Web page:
One of my friends from college and I are reading a book together, despite the hundreds of miles that separate us. Each week we read a chapter, call each other on Friday, and discuss what was read. I often lack the discipline to read the books I’ve always wanted to, but this type of “accountability reading” has helped so far – I make sure I am ready for our discussion.

We are reading The Sermons of Jonathan Edwards: A Reader; this weeks sermon was “The Pleasantness of Religion.” Based on Proverbs 24:13-14, Edwards draws this doctrine: “It would be worth the while to be religious, if it were only for the pleasantness of it.” He goes on to clearly demonstrate that those who have made the truth of Christ the center of their lives find pleasure and joy far beyond those who do not, even affirming the delight to be found in repentance, self-denial, and the persecutions of unbelievers.

I was challenged by this quote, found within the applications:

We come with double forces against the wicked, to persuade them to a godly life. The most common argument that is used to urge men to godliness is the pleasures of the life to come; but this has not its effect for the sinner [who] is in pursuit of the pleasures of this life. Now, therefore, we urge you to the pleasures of this [life]: therefore you can have nothing to say. The common argument is the profitableness of religion, but alas, the wicked man is not in pursuit of profit; ’tis pleasure he seeks. Now, then, we will fight with them with their own weapons, {for religion does not deny us outward delights and pleasures}.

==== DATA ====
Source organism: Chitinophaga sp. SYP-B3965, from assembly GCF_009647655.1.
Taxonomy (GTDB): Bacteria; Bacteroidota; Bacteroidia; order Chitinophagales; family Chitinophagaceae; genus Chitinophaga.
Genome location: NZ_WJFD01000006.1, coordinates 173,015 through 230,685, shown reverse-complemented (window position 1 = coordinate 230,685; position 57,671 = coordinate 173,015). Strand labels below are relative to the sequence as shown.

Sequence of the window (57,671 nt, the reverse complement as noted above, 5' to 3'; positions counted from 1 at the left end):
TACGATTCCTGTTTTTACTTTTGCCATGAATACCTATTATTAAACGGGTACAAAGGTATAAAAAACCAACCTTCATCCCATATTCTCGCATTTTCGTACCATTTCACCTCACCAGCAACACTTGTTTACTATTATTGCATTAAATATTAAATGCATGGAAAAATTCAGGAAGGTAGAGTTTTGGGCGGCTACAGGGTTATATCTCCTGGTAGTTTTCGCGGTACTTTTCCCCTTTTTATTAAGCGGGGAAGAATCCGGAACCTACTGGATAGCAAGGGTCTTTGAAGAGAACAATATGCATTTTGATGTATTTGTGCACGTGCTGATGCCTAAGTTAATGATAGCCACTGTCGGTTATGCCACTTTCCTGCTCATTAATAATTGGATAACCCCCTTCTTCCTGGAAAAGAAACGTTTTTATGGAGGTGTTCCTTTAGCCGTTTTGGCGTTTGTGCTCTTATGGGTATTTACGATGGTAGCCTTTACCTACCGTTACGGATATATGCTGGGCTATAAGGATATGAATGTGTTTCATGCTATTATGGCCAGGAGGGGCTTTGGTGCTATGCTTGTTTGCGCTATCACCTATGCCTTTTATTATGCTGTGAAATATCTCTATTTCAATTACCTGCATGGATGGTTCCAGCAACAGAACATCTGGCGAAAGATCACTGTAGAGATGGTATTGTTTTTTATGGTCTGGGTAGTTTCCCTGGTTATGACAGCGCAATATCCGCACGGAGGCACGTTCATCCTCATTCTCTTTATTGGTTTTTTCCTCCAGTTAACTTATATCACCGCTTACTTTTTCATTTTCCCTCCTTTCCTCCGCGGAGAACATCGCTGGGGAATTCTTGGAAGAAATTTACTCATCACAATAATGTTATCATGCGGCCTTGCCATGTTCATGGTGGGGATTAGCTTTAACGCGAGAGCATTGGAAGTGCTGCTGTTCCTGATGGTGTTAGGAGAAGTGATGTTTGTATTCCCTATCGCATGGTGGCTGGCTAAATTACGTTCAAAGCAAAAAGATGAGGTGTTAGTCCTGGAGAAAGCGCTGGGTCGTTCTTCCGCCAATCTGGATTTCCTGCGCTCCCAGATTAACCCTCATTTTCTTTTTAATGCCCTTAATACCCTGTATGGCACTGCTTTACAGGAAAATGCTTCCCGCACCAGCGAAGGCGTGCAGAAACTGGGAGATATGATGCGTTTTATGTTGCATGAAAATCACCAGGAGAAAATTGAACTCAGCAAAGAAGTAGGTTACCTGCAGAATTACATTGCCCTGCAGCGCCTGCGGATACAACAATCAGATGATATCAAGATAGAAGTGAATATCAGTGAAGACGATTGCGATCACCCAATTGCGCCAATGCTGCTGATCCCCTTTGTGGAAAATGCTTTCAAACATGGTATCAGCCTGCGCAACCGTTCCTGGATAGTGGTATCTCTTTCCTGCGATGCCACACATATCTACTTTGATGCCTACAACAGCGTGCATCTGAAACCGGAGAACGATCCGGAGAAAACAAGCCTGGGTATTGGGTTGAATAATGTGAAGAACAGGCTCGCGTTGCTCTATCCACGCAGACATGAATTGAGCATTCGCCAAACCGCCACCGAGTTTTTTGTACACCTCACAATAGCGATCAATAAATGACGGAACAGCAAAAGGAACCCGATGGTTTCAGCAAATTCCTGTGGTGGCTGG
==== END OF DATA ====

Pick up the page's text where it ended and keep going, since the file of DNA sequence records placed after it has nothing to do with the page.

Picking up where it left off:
In an effort to avoid appealing to a person’s felt needs or to make Jesus just another commodity to consume, I think I have forsaken the truth Edwards is teaching in this quote and sermon – an appeal for sinners to come to Christ can and should contain an appeal to their pleasures, both with regard to heaven and this present life. It is not a plea for them to accept Christ and continue finding fulfillment in sin; Edwards affirms the necessity of repentance and complete trust in Christ, even pointing out the pleasures found in them. Rather his call is for people to forsake the cheap pleasure of sin, to come to Christ and to find him to be the ultimate fulfillment of their pleasure seeking. I’m not sure what this looks like or if I’ve fully grasped the truth of it, which is probably obvious, so help is welcomed.